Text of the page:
Chesapeake Bay regs affect sewer systems
The federal Chesapeake Bay Initiative establishes limits on the amount of chemicals and nutrients that sewer plants may discharge into rivers and streams within the Chesapeake Bay watershed.
There are four main sewer plants in the local area, located in Berkeley Springs, Hancock, Great Cacapon and Paw Paw.
All but the plant in Great Cacapon will have to conform to the TDML, (Total Daily Maximum Load) limits set by the U.S. Department of Environmental Protection.
The Great Cacapon plant does not fall under the federal mandate because it discharges less than 400,000 gallons of effluent a day.
The good news is the new sewer processing plant in Berkeley Springs already meets TDML daily limits on the amount of nitrogen and phosphorus that may be discharged.
Warm Springs Public Service District Manager Rodney Hovermale said the Berkeley Springs processing plant met the requirements in 2011.
The new $15.7 million plant met the requirements for nitrogen but was built before the requirements for phosphorus were known, he said. Nitrogen is a natural occurring element in the atmosphere and is discharged back into the air.
To meet the requirements for phosphorus, the district had to spend several thousand dollars. A chemical called Delpac, an aluminum salt, was added to precipitate the phosphates out of the effluent into the sludge the plant collects, Hovermale said.
“For a relatively small amount of money, we were able to reduce phosphorus,” he said.
Asked about the future, Hovermale said, “For the time being we are okay. We may eventually, five to 10 years out, have to make improvements.”
Keeping up with discharge requirements is a full time job. The state recently placed strict limits on the amount of copper and zinc discharged from the plant, based on assumptions made in Charleston, Hovermale said.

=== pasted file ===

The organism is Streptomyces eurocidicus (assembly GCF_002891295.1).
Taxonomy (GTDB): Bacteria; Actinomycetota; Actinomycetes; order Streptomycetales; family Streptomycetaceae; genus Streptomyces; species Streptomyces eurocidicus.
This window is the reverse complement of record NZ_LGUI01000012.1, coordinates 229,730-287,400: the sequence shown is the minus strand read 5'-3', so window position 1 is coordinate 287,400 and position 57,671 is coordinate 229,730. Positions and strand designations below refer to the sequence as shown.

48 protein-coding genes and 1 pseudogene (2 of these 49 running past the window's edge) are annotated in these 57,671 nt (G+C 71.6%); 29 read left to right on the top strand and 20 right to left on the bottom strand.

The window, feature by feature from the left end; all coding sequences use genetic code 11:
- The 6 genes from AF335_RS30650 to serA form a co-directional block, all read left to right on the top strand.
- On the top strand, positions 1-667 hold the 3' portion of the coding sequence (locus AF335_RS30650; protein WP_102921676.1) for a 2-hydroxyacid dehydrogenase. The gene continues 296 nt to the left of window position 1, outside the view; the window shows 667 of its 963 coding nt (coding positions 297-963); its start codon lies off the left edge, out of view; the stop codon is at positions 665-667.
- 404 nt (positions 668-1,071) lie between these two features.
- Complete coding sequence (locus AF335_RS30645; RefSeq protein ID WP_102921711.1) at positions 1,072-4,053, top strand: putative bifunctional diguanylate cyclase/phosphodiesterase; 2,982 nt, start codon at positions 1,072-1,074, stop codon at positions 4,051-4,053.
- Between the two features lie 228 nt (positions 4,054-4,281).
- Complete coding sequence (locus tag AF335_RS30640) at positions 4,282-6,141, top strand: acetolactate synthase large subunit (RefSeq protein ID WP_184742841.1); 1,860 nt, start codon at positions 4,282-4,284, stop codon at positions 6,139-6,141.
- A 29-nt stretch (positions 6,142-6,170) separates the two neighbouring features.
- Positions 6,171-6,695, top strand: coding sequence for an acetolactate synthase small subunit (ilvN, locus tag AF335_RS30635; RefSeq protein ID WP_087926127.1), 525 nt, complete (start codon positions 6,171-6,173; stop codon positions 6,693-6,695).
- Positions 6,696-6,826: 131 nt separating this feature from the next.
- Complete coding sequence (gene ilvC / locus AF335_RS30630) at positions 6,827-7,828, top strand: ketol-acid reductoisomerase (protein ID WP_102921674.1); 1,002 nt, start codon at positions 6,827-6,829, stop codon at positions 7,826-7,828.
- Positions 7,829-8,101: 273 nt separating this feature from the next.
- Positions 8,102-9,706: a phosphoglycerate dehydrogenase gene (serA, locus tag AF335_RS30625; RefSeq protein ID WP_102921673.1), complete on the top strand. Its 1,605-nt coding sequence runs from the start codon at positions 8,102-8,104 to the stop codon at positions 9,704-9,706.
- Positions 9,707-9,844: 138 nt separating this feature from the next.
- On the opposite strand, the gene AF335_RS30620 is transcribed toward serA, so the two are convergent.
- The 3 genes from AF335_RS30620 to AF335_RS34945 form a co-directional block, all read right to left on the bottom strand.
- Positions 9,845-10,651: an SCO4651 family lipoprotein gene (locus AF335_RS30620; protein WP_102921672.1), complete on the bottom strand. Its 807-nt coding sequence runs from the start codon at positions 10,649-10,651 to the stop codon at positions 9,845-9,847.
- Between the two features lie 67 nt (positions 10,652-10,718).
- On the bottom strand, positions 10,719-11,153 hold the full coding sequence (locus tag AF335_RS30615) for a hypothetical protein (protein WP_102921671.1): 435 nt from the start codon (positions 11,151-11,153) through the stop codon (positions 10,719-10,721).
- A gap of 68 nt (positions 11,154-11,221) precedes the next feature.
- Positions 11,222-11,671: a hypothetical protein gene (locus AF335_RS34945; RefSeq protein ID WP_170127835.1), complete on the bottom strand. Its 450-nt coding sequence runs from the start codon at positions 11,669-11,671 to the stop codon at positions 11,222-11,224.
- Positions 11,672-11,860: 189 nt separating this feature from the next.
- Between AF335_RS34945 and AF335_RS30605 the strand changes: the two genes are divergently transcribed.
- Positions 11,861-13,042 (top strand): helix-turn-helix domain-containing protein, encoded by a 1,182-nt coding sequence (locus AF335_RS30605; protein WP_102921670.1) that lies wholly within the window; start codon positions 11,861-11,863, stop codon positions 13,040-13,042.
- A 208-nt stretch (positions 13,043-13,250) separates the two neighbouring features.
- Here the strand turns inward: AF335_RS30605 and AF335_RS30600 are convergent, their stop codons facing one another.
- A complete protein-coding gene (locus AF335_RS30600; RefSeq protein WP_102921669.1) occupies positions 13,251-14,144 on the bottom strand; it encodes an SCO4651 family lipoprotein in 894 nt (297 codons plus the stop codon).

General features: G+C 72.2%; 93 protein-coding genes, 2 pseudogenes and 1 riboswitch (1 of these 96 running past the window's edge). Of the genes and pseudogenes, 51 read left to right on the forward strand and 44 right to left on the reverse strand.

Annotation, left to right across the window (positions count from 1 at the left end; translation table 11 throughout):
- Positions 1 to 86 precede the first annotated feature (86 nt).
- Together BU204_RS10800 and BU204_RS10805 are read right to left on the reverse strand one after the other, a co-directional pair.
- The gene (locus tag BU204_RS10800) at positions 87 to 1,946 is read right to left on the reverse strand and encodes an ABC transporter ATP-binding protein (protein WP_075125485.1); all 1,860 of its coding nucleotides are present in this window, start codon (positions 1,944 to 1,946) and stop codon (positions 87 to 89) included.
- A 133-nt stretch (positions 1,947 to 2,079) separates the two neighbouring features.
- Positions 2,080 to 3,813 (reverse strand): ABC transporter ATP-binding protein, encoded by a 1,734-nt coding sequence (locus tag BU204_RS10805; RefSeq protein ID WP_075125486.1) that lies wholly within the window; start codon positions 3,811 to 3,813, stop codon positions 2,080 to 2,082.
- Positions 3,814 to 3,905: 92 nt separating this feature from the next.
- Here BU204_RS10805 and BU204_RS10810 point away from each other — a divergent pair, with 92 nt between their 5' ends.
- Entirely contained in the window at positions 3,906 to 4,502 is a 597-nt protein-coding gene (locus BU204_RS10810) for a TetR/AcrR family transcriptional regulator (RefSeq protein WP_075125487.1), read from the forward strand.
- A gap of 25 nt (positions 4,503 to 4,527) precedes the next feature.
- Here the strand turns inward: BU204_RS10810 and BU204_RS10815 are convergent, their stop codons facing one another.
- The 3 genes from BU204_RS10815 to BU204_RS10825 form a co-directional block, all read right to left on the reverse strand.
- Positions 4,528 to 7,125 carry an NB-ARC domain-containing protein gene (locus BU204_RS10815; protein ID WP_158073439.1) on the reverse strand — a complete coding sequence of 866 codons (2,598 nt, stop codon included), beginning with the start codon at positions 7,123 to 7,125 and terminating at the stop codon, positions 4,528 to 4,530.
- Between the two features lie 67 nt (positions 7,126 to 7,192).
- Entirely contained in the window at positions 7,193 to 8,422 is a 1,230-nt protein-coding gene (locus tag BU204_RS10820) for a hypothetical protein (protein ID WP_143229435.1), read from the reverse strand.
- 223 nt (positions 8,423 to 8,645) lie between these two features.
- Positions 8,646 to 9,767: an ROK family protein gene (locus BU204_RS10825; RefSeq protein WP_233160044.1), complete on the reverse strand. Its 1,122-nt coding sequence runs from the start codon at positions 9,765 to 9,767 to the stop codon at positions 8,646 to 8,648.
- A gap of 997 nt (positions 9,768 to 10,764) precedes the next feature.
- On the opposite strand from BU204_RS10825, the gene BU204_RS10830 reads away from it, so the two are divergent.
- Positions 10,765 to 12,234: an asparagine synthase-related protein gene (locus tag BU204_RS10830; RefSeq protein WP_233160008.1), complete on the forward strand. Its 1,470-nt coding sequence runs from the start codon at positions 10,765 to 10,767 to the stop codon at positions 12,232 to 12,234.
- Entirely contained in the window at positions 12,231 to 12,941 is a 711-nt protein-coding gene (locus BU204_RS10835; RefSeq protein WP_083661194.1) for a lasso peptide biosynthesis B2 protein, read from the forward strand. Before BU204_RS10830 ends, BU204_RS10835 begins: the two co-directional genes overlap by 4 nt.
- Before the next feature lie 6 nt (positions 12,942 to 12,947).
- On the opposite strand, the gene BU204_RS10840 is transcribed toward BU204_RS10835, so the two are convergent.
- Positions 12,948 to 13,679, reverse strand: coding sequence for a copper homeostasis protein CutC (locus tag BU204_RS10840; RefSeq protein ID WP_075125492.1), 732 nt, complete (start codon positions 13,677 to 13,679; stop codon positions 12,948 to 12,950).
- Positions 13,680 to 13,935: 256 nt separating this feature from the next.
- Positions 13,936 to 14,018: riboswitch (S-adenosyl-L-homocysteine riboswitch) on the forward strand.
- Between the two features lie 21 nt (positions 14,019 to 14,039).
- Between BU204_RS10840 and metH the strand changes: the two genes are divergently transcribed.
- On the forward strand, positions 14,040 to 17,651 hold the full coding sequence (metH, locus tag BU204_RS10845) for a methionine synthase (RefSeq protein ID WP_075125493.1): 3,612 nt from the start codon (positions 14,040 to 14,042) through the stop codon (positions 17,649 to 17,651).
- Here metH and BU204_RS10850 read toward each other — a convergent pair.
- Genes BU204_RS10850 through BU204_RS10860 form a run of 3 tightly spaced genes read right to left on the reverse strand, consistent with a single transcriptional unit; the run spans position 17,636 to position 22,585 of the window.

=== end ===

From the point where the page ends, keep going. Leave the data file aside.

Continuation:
A public notice in the January 25 edition of The Morgan Messenger stated the Warm Springs Public Service District was applying to the state for a modification of their discharge permit relating to copper and zinc.
Asked what that was about, Hovermale said the public service district commissioned “a special study to determine the actual amount of copper and zinc being discharged and is applying for the modification to the permit based on actual numbers rather than the state’s assumptions.”
The Town of Paw Paw recently received a Small Cities Block Grant of $1 million from the West Virginia Development Office for sewer line improvements.
The project will replace sewer lines in the lower end of town from the old railroad bridge to the other end of town, which is the oldest part of the sewer system, Town of Paw Paw Recorder Regina Brack said.
The town is also replacing the pumping station.
The town’s sewer system has been notified of violations by the State Department of Environmental Protection.
The grant is one step toward bringing the system into compliance with the Chesapeake Bay Initiative. “It’s a huge problem for all municipalities and a huge cost for all of us,” Brack said.
Hancock Town Manager David Smith said the numbers for the TDML for Washington County are not yet finalized.
Smith said that if what the EPA is talking about is enacted, it will raise everyone’s tax assessment by to pay for upgrades to sewer
systems in the county.
Farm Bureau sues Feds
The American Farm Bureau Federation has filed a lawsuit against the EPA in U.S. District Court for the Middle District of Pennsylvania.
“We all want a clean and healthy Chesapeake Bay,” said Farm Bureau President Bob Stallman. “This lawsuit is about how we reach that common goal. Farm Bureau believes EPA’s new regulation is unlawful and costly without providing the environmental benefit promised.”